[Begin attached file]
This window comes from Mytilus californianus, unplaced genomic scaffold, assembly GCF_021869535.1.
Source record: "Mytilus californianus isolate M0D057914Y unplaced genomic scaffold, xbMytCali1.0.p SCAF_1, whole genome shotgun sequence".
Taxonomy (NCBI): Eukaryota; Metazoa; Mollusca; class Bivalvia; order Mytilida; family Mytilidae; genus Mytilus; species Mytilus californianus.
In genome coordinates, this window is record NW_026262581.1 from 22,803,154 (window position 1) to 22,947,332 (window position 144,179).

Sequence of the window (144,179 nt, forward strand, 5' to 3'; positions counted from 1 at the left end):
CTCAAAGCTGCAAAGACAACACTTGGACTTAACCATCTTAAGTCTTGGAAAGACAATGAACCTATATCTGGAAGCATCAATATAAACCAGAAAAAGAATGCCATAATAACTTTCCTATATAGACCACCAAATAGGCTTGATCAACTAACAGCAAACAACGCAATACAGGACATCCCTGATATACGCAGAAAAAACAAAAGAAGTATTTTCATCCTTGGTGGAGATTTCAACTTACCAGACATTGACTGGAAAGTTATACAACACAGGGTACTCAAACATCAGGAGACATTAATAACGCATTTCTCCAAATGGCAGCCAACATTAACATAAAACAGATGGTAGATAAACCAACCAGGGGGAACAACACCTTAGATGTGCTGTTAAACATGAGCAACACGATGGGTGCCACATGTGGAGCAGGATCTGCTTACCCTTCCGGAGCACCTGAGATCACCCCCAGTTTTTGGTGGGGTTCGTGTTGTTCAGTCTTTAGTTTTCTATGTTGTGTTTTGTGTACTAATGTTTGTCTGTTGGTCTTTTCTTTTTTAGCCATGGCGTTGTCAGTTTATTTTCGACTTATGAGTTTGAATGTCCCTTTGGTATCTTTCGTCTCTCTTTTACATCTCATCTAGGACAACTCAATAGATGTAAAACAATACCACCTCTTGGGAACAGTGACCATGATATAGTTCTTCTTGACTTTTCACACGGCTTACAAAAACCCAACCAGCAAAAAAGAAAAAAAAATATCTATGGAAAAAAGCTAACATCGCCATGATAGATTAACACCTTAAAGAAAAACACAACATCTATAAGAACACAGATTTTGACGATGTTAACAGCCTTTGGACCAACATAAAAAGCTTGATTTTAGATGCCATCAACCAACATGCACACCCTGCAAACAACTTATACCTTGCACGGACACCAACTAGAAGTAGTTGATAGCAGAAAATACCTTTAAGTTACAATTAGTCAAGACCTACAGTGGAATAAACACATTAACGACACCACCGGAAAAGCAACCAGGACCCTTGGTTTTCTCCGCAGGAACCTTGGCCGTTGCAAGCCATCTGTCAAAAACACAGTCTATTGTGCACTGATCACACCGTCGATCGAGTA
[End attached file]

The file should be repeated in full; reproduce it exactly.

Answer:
This window comes from Mytilus californianus, unplaced genomic scaffold, assembly GCF_021869535.1.
Source record: "Mytilus californianus isolate M0D057914Y unplaced genomic scaffold, xbMytCali1.0.p SCAF_1, whole genome shotgun sequence".
Taxonomy (NCBI): Eukaryota; Metazoa; Mollusca; class Bivalvia; order Mytilida; family Mytilidae; genus Mytilus; species Mytilus californianus.
In genome coordinates, this window is record NW_026262581.1 from 22,803,154 (window position 1) to 22,947,332 (window position 144,179).

Sequence of the window (144,179 nt, forward strand, 5' to 3'; positions counted from 1 at the left end):
CTCAAAGCTGCAAAGACAACACTTGGACTTAACCATCTTAAGTCTTGGAAAGACAATGAACCTATATCTGGAAGCATCAATATAAACCAGAAAAAGAATGCCATAATAACTTTCCTATATAGACCACCAAATAGGCTTGATCAACTAACAGCAAACAACGCAATACAGGACATCCCTGATATACGCAGAAAAAACAAAAGAAGTATTTTCATCCTTGGTGGAGATTTCAACTTACCAGACATTGACTGGAAAGTTATACAACACAGGGTACTCAAACATCAGGAGACATTAATAACGCATTTCTCCAAATGGCAGCCAACATTAACATAAAACAGATGGTAGATAAACCAACCAGGGGGAACAACACCTTAGATGTGCTGTTAAACATGAGCAACACGATGGGTGCCACATGTGGAGCAGGATCTGCTTACCCTTCCGGAGCACCTGAGATCACCCCCAGTTTTTGGTGGGGTTCGTGTTGTTCAGTCTTTAGTTTTCTATGTTGTGTTTTGTGTACTAATGTTTGTCTGTTGGTCTTTTCTTTTTTAGCCATGGCGTTGTCAGTTTATTTTCGACTTATGAGTTTGAATGTCCCTTTGGTATCTTTCGTCTCTCTTTTACATCTCATCTAGGACAACTCAATAGATGTAAAACAATACCACCTCTTGGGAACAGTGACCATGATATAGTTCTTCTTGACTTTTCACACGGCTTACAAAAACCCAACCAGCAAAAAAGAAAAAAAAATATCTATGGAAAAAAGCTAACATCGCCATGATAGATTAACACCTTAAAGAAAAACACAACATCTATAAGAACACAGATTTTGACGATGTTAACAGCCTTTGGACCAACATAAAAAGCTTGATTTTAGATGCCATCAACCAACATGCACACCCTGCAAACAACTTATACCTTGCACGGACACCAACTAGAAGTAGTTGATAGCAGAAAATACCTTTAAGTTACAATTAGTCAAGACCTACAGTGGAATAAACACATTAACGACACCACCGGAAAAGCAACCAGGACCCTTGGTTTTCTCCGCAGGAACCTTGGCCGTTGCAAGCCATCTGTCAAAAACACAGTCTATTGTGCACTGATCACACCGTCGATCGAGTA